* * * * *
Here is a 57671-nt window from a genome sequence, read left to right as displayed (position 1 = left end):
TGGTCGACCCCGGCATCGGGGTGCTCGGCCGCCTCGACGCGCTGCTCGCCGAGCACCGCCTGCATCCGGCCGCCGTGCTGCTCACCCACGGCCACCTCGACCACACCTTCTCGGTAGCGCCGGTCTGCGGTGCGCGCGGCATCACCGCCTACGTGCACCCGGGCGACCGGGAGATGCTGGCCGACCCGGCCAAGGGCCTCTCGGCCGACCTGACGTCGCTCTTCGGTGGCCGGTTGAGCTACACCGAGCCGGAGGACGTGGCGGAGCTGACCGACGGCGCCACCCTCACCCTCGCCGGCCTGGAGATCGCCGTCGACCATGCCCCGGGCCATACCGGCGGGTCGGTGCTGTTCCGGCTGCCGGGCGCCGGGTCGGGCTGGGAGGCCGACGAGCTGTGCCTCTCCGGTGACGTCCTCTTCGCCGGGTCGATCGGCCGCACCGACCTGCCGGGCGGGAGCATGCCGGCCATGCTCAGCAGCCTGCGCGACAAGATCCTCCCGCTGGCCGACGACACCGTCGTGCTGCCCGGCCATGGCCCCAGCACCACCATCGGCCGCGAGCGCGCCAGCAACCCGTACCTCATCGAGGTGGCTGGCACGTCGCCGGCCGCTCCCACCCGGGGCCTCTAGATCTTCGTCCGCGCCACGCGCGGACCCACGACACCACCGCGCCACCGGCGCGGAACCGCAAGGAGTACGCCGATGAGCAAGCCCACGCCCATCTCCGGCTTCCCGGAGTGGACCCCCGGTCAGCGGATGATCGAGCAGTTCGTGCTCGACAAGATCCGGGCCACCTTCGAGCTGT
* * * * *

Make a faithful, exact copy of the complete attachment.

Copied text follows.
Here is a 57671-nt window from a genome sequence, read left to right as displayed (position 1 = left end):
TGGTCGACCCCGGCATCGGGGTGCTCGGCCGCCTCGACGCGCTGCTCGCCGAGCACCGCCTGCATCCGGCCGCCGTGCTGCTCACCCACGGCCACCTCGACCACACCTTCTCGGTAGCGCCGGTCTGCGGTGCGCGCGGCATCACCGCCTACGTGCACCCGGGCGACCGGGAGATGCTGGCCGACCCGGCCAAGGGCCTCTCGGCCGACCTGACGTCGCTCTTCGGTGGCCGGTTGAGCTACACCGAGCCGGAGGACGTGGCGGAGCTGACCGACGGCGCCACCCTCACCCTCGCCGGCCTGGAGATCGCCGTCGACCATGCCCCGGGCCATACCGGCGGGTCGGTGCTGTTCCGGCTGCCGGGCGCCGGGTCGGGCTGGGAGGCCGACGAGCTGTGCCTCTCCGGTGACGTCCTCTTCGCCGGGTCGATCGGCCGCACCGACCTGCCGGGCGGGAGCATGCCGGCCATGCTCAGCAGCCTGCGCGACAAGATCCTCCCGCTGGCCGACGACACCGTCGTGCTGCCCGGCCATGGCCCCAGCACCACCATCGGCCGCGAGCGCGCCAGCAACCCGTACCTCATCGAGGTGGCTGGCACGTCGCCGGCCGCTCCCACCCGGGGCCTCTAGATCTTCGTCCGCGCCACGCGCGGACCCACGACACCACCGCGCCACCGGCGCGGAACCGCAAGGAGTACGCCGATGAGCAAGCCCACGCCCATCTCCGGCTTCCCGGAGTGGACCCCCGGTCAGCGGATGATCGAGCAGTTCGTGCTCGACAAGATCCGGGCCACCTTCGAGCTGT